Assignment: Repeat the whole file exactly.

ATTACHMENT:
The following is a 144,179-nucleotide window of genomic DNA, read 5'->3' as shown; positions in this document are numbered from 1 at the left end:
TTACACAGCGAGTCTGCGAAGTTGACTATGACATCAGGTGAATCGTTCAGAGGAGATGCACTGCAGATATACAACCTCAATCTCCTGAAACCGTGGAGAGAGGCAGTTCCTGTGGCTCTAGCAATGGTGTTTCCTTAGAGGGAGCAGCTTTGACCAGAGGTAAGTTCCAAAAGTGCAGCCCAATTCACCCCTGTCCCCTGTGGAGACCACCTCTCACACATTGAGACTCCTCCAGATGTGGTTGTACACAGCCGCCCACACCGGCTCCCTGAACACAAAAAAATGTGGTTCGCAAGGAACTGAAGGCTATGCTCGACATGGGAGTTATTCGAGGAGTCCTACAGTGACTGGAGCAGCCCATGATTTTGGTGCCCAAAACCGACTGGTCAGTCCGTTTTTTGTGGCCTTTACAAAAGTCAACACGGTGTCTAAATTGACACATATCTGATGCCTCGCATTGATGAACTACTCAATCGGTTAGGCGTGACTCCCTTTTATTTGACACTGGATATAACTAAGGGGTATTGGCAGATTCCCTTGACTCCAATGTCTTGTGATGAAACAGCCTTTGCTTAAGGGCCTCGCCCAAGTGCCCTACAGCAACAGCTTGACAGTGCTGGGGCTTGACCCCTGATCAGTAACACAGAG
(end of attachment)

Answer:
The following is a 144,179-nucleotide window of genomic DNA, read 5'->3' as shown; positions in this document are numbered from 1 at the left end:
TTACACAGCGAGTCTGCGAAGTTGACTATGACATCAGGTGAATCGTTCAGAGGAGATGCACTGCAGATATACAACCTCAATCTCCTGAAACCGTGGAGAGAGGCAGTTCCTGTGGCTCTAGCAATGGTGTTTCCTTAGAGGGAGCAGCTTTGACCAGAGGTAAGTTCCAAAAGTGCAGCCCAATTCACCCCTGTCCCCTGTGGAGACCACCTCTCACACATTGAGACTCCTCCAGATGTGGTTGTACACAGCCGCCCACACCGGCTCCCTGAACACAAAAAAATGTGGTTCGCAAGGAACTGAAGGCTATGCTCGACATGGGAGTTATTCGAGGAGTCCTACAGTGACTGGAGCAGCCCATGATTTTGGTGCCCAAAACCGACTGGTCAGTCCGTTTTTTGTGGCCTTTACAAAAGTCAACACGGTGTCTAAATTGACACATATCTGATGCCTCGCATTGATGAACTACTCAATCGGTTAGGCGTGACTCCCTTTTATTTGACACTGGATATAACTAAGGGGTATTGGCAGATTCCCTTGACTCCAATGTCTTGTGATGAAACAGCCTTTGCTTAAGGGCCTCGCCCAAGTGCCCTACAGCAACAGCTTGACAGTGCTGGGGCTTGACCCCTGATCAGTAACACAGAG